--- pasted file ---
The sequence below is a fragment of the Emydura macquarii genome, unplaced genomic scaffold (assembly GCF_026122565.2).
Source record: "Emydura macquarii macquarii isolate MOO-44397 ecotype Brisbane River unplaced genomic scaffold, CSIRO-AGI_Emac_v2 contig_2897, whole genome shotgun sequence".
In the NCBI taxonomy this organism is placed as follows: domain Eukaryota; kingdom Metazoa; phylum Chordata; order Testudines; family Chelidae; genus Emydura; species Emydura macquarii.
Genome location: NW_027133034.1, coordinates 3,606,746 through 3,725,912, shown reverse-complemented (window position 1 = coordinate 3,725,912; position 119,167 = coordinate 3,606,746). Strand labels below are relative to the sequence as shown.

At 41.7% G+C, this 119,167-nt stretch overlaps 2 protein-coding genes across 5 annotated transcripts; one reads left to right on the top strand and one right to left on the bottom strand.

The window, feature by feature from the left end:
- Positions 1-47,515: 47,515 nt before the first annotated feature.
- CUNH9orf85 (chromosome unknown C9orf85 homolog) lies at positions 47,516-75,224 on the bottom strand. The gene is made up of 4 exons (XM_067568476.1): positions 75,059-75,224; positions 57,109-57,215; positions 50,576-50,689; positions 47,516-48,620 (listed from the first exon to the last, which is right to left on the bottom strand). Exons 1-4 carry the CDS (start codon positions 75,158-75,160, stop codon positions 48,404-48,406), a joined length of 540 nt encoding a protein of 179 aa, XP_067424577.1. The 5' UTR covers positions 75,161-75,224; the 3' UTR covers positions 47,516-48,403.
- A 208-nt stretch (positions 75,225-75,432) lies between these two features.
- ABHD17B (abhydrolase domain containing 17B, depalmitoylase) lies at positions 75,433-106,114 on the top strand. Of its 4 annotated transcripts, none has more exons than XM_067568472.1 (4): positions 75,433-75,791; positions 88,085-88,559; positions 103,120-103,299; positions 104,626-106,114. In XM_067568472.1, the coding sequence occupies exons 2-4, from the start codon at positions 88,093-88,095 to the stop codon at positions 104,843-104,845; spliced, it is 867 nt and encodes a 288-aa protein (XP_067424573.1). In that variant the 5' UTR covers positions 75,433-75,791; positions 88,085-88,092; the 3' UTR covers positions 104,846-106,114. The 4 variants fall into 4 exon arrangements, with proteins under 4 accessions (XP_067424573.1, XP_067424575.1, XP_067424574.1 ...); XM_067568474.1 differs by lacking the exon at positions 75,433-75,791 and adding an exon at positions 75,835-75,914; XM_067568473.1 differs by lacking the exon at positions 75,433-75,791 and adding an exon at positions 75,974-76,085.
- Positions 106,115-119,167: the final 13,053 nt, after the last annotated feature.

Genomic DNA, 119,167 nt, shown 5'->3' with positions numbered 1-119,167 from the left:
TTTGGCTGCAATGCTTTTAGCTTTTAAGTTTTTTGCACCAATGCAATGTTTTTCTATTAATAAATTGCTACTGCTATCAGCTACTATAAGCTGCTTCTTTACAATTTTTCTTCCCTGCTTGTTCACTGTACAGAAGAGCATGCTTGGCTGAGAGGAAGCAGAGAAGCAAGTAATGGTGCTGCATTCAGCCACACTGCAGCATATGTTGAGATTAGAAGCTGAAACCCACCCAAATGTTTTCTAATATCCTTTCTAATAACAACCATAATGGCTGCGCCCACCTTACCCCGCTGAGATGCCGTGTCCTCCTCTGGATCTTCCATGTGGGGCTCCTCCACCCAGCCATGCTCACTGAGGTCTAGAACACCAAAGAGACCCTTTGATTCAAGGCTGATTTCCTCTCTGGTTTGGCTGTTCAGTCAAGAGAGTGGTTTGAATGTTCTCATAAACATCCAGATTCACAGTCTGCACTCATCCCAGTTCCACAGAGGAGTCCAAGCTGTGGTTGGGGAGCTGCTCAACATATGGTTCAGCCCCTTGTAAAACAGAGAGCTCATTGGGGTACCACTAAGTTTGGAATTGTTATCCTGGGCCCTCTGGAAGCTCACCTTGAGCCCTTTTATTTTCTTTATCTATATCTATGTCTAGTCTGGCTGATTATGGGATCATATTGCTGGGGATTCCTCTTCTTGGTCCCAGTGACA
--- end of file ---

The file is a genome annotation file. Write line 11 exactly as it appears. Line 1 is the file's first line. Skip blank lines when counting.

- Positions 106,115-119,167: the final 13,053 nt, after the last annotated feature.